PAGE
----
The hidden (and nitty-gritty) world of intra-BRICS cooperation: Harmonizing statistics
As Brazil is preparing to host the 6th BRICS Summit in Fortaleza in March 2014, it would be wrong to assume that only the Foreign Ministry is discussing ways to enhance cooperation between the five countries. At the Brazilian Institute for Geography and Statistics (IBGE), for example, a team is working on the next edition of the Joint Statistical Publication by BRICS Countries, an annual publication that includes economic, demographic and social indicators, and extensive information about employment, industry, transport and information technology. The publication is meant to increase mutual understanding and allow policy makers to identify in which areas BRICS countries are facing common challenges.
Cooperation between the BRICS' statistical institutes is not new. The first encounter took place in February 2010 in New York on the sidelines of a UN Statistical Committee meeting. In the same year, the Second Meeting of the heads of the national statistical offices of Brazil, China, India and Russia took place in Brazil (November 29 to December 1, 2010). There, they agreed on the general framework and guiding principles of the first publication in 2011. The 2nd BRICS Summit in Brasília in April 2010 can thus be seen as a starting point of intra-BRICS cooperation in the realm of statistics.
Since then, meetings occur twice per year. At the end of each year, a meeting takes place to define the scope of the next publication. A few months later, prior to the BRICS Leaders Summit, a second meeting takes place to discuss technical issues, largely about how to harmonize national statistics to make them comparable. Each new publication is presented to the heads of state and government at Leaders Summit.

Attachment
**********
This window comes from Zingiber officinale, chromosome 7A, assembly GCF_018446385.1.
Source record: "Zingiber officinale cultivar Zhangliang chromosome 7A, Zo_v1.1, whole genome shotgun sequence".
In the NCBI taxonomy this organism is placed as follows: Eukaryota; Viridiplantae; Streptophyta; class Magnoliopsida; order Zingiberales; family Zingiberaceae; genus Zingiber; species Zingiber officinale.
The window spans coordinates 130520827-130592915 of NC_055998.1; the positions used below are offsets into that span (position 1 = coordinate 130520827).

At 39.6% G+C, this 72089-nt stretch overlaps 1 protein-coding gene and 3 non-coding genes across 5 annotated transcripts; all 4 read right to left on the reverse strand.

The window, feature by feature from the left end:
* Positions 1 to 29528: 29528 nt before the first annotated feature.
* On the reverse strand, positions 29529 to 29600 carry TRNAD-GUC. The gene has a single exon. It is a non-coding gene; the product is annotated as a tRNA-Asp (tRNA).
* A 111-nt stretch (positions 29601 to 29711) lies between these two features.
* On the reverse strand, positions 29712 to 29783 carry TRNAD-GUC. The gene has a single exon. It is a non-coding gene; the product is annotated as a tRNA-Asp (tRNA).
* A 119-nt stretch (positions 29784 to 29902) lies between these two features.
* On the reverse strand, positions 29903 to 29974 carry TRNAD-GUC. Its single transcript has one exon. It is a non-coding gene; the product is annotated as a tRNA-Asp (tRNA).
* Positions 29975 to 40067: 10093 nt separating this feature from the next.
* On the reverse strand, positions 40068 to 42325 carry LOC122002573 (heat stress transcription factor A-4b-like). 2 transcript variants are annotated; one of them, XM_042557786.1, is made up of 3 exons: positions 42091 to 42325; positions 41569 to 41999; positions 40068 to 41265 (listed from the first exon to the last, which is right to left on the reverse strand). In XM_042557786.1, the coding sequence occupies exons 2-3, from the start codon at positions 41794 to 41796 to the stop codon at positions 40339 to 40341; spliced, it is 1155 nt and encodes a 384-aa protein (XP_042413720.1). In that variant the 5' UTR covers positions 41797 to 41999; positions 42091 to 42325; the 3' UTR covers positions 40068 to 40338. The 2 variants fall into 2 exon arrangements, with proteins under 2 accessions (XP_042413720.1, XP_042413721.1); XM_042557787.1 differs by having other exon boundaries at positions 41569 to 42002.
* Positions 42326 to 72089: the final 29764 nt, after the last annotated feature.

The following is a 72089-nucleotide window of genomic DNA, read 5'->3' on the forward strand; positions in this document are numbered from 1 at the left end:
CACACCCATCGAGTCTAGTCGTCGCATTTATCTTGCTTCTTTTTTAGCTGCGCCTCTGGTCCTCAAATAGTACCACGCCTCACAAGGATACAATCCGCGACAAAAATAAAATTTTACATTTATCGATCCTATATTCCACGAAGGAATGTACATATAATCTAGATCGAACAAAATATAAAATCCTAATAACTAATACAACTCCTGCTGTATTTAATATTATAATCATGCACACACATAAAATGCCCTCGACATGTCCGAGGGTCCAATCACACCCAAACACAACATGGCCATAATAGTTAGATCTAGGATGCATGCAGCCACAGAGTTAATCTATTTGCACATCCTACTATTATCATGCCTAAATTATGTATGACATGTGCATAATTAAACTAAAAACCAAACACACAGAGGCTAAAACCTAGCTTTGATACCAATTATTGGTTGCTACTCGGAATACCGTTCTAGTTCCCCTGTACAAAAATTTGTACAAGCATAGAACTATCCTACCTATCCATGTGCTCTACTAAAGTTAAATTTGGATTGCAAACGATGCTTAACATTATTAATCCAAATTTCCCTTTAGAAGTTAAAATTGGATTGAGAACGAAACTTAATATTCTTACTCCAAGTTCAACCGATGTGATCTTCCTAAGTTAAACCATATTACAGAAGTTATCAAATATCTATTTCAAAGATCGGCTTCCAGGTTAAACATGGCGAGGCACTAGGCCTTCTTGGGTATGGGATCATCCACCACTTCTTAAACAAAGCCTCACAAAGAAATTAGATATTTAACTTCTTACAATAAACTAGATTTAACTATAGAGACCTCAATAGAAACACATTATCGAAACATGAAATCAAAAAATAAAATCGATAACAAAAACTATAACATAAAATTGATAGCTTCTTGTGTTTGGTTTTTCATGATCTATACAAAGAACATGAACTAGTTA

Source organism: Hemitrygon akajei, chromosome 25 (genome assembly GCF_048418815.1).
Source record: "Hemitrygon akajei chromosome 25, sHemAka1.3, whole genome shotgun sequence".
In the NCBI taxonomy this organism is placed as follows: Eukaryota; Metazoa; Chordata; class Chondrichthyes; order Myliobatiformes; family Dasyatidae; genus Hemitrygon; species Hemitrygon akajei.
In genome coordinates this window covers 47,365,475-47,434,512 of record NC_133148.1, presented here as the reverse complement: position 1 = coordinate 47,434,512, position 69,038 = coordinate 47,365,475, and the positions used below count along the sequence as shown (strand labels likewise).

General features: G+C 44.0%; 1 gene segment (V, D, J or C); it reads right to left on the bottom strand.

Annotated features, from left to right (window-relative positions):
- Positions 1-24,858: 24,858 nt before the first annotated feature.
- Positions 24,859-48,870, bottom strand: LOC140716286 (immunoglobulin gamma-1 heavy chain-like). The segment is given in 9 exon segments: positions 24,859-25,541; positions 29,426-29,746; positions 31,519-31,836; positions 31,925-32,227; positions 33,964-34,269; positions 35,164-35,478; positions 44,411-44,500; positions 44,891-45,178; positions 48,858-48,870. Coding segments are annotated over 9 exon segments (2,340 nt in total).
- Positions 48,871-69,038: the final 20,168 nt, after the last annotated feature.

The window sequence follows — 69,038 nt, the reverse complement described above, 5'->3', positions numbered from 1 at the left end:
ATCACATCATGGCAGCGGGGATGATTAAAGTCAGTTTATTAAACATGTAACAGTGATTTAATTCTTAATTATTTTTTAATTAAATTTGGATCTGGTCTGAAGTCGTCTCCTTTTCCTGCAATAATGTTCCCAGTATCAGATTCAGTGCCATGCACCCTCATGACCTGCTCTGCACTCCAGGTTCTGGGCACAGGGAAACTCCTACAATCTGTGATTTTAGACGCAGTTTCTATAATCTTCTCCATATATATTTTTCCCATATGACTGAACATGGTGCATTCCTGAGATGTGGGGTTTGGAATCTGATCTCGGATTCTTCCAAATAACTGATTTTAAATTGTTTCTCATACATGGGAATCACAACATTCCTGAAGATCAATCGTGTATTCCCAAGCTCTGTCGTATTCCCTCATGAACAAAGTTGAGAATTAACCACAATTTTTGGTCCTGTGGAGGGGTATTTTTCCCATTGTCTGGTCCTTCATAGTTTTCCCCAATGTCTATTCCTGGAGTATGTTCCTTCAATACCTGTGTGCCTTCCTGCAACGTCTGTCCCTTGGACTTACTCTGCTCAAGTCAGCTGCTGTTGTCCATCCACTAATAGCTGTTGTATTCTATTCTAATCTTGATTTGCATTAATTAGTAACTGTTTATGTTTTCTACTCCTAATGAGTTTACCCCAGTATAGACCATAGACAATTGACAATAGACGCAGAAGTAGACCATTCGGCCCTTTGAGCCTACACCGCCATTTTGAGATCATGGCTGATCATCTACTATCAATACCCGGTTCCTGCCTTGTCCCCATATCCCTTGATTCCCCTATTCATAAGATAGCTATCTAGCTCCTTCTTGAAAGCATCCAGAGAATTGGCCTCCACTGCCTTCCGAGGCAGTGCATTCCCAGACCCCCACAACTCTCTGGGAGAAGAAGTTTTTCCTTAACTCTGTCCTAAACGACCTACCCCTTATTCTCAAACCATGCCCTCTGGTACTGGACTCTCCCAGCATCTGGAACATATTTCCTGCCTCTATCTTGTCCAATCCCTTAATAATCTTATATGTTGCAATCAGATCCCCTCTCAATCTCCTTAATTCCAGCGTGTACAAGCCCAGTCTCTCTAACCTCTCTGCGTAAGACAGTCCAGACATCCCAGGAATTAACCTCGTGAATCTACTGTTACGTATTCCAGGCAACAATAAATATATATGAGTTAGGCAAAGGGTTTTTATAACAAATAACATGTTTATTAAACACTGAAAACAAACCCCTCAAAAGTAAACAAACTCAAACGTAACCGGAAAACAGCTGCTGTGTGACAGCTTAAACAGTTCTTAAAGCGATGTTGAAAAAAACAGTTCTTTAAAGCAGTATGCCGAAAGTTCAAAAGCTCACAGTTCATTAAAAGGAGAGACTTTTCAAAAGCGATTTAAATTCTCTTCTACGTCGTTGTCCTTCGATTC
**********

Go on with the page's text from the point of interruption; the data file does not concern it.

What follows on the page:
The BRICS' attempts to harmonize their national statistics are part of a global, UN-led process towards harmonization, so the emerging power grouping is far from unique in that respect. Brazil, for example, is seeking to align its statistics within both the Americas and Mercosur, the latter of which has advanced most.
Aligning statistical data about each country's socio-economic data may seem insignificant, but it can be understood as yet another small step towards strengthening South-South relations and helping BRICS governments to strengthen multi-level interaction. At the same time, suggestions that cooperating in this field may represent the first step towards creating an "OECD of the South" seem misplaced. The OECD and the BRICS may be similar in that they both seek to provide a platform to compare policy experiences, seek answers to common problems and identify good practices. Yet the OECD also attempts, at times quite successfully, to co-ordinate domestic and international policies of its members, something that the BRICS grouping does not do. While data is shared ever more widely, there is no surveillance mechanism, and nor are research methods discussed.
The general expectation is that during the next meeting of the heads of national statistical institutions of BRICS, to take place in late 2013 in South Africa, participants will decide to expand the scope of the next publication even further. This will increase the chance to identify potential for cooperation, for example in areas such as agriculture, where Brazil is a world leader.
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